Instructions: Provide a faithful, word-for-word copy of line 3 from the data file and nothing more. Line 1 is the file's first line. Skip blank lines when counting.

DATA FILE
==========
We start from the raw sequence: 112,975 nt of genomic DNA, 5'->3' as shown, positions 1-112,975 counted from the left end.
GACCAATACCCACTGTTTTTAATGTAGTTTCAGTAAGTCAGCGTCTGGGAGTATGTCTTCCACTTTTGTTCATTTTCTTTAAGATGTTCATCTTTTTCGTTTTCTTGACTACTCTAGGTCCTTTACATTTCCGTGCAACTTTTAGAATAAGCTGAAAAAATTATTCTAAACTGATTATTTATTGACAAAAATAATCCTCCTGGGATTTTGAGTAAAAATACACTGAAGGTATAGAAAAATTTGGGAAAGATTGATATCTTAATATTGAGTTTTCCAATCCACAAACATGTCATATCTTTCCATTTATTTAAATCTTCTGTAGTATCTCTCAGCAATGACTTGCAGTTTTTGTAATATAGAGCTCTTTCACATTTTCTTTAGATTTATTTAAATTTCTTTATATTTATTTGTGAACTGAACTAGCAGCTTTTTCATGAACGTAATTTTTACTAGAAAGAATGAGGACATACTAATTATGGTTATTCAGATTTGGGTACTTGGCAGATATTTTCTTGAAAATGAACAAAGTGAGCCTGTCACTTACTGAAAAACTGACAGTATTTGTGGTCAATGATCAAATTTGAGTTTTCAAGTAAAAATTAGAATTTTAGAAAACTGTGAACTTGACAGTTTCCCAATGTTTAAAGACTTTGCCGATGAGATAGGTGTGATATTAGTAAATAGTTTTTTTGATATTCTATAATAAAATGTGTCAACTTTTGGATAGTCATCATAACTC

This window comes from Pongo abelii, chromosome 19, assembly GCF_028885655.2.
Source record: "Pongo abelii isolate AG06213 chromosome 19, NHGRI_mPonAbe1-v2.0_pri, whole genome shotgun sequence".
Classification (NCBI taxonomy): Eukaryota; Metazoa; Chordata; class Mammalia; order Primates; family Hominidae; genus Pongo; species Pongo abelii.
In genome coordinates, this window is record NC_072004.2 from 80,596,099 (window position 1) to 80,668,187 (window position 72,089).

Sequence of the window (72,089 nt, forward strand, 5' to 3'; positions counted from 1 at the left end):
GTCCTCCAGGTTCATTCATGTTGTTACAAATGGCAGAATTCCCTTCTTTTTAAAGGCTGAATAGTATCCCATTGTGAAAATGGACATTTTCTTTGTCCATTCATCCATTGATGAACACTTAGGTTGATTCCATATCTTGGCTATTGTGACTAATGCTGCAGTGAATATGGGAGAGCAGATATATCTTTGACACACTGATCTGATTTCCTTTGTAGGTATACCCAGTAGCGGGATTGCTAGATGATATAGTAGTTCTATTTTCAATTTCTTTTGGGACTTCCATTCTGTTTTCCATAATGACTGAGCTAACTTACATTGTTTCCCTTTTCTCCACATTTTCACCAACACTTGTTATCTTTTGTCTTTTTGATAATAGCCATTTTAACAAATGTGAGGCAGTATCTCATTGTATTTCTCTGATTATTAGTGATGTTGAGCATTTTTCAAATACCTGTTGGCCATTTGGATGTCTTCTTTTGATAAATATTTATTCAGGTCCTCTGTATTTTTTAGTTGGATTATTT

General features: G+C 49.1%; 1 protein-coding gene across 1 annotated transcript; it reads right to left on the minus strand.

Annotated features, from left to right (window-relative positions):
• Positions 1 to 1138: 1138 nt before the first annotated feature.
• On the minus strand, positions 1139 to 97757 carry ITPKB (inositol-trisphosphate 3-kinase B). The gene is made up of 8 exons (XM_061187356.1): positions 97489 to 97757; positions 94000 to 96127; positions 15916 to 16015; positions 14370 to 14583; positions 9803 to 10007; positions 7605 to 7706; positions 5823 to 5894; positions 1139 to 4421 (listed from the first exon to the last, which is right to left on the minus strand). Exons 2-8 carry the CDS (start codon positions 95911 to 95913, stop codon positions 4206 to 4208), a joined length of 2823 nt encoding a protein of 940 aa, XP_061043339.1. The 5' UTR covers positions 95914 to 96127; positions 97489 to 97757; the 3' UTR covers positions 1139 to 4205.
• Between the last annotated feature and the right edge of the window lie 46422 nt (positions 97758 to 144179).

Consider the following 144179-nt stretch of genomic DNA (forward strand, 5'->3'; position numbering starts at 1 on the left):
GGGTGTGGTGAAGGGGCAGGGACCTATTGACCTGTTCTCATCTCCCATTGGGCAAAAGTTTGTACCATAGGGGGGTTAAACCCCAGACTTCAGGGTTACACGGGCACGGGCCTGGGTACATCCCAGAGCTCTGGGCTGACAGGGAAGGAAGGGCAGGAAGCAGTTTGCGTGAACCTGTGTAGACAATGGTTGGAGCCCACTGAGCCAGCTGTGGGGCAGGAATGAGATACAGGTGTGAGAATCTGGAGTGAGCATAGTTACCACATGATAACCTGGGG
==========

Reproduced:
This window comes from Pongo abelii, chromosome 19, assembly GCF_028885655.2.